Though incurable, it's not fatal, and is treatable. Sufferers are always looking for effective treatments, of course, and there are plenty of possibilities available, most of them brought to us through the good graces of certified members of the American Medical Association. Some of these are more effective than others, and all are very expensive.

There are a few non-AMA-supplied remedies. One is physical therapy, and certain yoga postures have been shown to have some usefulness in moderating the effects of the disease, along with certain balancing exercises.

It was with relief in mind that I went to Wikipedia's entry on Parkinson's Disease to see what all is out there that might offer some relief from all of the above, and there, at the very bottom of what proved to be a very long page, beneath the extensive catalogue of frankendope pharmaceuticals with nightmarish side effects, under the heading "Complementary Therapies," was a brief reference to mucuna pruriens.

This is a fairly common tropical legume, commonly known as the velvet bean. Since it's a plant, Pfizer can't take out a patent on it. Extract of the black, shiny bean, which like the acorn is edible but highly toxic if not boiled several times, is sold in health supplement stores in this country as L-Dopa, referring to the plant's capacity for stimulating dopamine production. It's lack of dopamine that causes Parkinson's.

Practitioners of Ayurvedic medicine in India have been treating Parkinson's Disease with it for over 4,000 years.

Shhh! Don't let the AMA know that we found out about this. They might send the EM wagon.


Sunday, May 24, 2009

Like the Ancient Roman Empire

Like the ancient Roman Empire, this world is doomed to fall...
...People scorn the things our leaders do...
Just take a look around and see the writing on the wall...

--Merle Haggard, "Jesus Take Ahold"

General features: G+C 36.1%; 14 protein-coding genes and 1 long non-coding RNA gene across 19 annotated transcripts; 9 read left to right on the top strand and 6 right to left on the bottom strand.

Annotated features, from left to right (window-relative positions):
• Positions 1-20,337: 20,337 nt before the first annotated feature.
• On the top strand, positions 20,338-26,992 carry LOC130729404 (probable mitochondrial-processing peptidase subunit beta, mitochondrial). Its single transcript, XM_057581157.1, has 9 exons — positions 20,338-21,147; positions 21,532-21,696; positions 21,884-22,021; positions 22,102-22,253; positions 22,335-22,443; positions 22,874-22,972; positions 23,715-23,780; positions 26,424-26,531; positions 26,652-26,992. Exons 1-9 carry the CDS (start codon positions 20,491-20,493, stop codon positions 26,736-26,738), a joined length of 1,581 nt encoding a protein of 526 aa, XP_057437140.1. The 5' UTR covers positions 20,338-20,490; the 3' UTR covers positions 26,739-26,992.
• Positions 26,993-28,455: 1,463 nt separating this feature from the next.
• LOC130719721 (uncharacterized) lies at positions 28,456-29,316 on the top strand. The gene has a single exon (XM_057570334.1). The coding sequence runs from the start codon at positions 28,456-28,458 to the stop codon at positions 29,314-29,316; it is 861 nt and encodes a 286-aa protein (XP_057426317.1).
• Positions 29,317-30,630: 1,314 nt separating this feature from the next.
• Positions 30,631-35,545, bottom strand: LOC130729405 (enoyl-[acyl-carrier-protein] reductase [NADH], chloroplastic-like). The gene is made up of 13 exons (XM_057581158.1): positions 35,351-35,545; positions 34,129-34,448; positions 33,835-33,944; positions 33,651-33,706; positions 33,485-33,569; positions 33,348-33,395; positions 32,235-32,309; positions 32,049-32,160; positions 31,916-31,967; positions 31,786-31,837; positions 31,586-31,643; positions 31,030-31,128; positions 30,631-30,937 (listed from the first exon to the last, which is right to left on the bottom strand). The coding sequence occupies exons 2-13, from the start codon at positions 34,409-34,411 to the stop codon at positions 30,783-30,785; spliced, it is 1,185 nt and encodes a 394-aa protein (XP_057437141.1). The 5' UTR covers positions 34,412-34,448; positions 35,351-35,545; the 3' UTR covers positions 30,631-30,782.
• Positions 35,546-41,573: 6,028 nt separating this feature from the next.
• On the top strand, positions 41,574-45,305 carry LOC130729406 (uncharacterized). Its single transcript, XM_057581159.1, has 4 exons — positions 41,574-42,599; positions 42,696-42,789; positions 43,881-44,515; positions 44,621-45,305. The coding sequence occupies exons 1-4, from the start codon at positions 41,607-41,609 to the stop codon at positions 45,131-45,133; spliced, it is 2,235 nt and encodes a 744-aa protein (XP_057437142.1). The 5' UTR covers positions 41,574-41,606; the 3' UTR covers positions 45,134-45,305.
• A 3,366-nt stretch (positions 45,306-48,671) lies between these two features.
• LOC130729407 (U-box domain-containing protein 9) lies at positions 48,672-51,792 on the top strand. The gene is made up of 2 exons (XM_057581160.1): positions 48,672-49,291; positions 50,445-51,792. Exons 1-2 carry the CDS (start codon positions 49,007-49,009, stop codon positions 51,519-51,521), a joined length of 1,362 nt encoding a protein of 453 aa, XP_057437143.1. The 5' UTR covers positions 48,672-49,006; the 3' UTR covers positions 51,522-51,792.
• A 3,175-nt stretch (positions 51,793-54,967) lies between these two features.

(Capitol Records, about 1970)

Although I hate to find myself agreeing with reactionaries or political naifs, I think Merle has a pretty good point here, despite his mixing historical analogies a little. This country today bears a striking resemblance to the declining empire dissected in Gibbon's great study,* and despite this theory's great popularity among fundamentalist Christians, there's little doubt among knowledgeable observers that our empire is going down like a sack of coal falling off a shelf. The only unanswered question is "How long will it take?" Rome took a long, long time sliding into final collapse -- a couple of ticks longer than 300 years, from the advent of Emperor Septimius Severus, in whose reign Gibbon finds the first instance of catastrophic misrule indicative of future disaster, to the unseating of the last feeble remnant of the moribund office by Odoacer, the barbarian king of Italy, in 498.

One such knowledgeable observer, Chalmers Johnson, said in one of his numerous books or articles (I can't find the quote) that Rome collapsed when it was finally overwhelmed by the multitude of enemies it had made as it grew and accumulated power. He also points out the role of insolvency -- in their case and ours -- resulting from endless wars as the primary cause of an empire's inability to defend itself against the enemies it has created.